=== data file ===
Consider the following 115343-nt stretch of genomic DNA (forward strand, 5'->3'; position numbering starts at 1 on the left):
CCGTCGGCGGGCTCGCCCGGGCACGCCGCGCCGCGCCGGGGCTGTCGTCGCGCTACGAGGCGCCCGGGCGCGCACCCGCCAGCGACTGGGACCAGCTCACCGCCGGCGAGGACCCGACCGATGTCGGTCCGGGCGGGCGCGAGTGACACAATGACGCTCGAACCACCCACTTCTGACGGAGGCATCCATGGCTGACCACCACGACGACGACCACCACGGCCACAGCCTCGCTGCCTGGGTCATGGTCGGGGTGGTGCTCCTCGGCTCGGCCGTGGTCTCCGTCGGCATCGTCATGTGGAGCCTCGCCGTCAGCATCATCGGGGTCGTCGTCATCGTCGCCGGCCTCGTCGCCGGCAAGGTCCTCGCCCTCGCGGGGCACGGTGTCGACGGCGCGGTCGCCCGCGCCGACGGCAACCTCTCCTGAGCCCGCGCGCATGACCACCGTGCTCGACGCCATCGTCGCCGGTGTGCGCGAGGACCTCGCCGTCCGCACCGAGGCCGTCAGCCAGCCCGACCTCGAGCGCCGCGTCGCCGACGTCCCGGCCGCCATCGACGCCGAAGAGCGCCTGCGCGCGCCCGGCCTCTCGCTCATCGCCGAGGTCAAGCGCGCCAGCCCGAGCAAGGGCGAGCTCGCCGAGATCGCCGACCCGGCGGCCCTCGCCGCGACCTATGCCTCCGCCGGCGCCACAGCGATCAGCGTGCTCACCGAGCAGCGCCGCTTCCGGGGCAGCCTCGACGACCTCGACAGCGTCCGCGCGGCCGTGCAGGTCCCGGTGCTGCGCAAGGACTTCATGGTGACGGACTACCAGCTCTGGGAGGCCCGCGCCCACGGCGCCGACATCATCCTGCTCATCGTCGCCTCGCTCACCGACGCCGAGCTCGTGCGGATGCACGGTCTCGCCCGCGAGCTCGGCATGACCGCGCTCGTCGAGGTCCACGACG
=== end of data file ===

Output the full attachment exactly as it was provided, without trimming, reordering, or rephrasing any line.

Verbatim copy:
Consider the following 115343-nt stretch of genomic DNA (forward strand, 5'->3'; position numbering starts at 1 on the left):
CCGTCGGCGGGCTCGCCCGGGCACGCCGCGCCGCGCCGGGGCTGTCGTCGCGCTACGAGGCGCCCGGGCGCGCACCCGCCAGCGACTGGGACCAGCTCACCGCCGGCGAGGACCCGACCGATGTCGGTCCGGGCGGGCGCGAGTGACACAATGACGCTCGAACCACCCACTTCTGACGGAGGCATCCATGGCTGACCACCACGACGACGACCACCACGGCCACAGCCTCGCTGCCTGGGTCATGGTCGGGGTGGTGCTCCTCGGCTCGGCCGTGGTCTCCGTCGGCATCGTCATGTGGAGCCTCGCCGTCAGCATCATCGGGGTCGTCGTCATCGTCGCCGGCCTCGTCGCCGGCAAGGTCCTCGCCCTCGCGGGGCACGGTGTCGACGGCGCGGTCGCCCGCGCCGACGGCAACCTCTCCTGAGCCCGCGCGCATGACCACCGTGCTCGACGCCATCGTCGCCGGTGTGCGCGAGGACCTCGCCGTCCGCACCGAGGCCGTCAGCCAGCCCGACCTCGAGCGCCGCGTCGCCGACGTCCCGGCCGCCATCGACGCCGAAGAGCGCCTGCGCGCGCCCGGCCTCTCGCTCATCGCCGAGGTCAAGCGCGCCAGCCCGAGCAAGGGCGAGCTCGCCGAGATCGCCGACCCGGCGGCCCTCGCCGCGACCTATGCCTCCGCCGGCGCCACAGCGATCAGCGTGCTCACCGAGCAGCGCCGCTTCCGGGGCAGCCTCGACGACCTCGACAGCGTCCGCGCGGCCGTGCAGGTCCCGGTGCTGCGCAAGGACTTCATGGTGACGGACTACCAGCTCTGGGAGGCCCGCGCCCACGGCGCCGACATCATCCTGCTCATCGTCGCCTCGCTCACCGACGCCGAGCTCGTGCGGATGCACGGTCTCGCCCGCGAGCTCGGCATGACCGCGCTCGTCGAGGTCCACGACG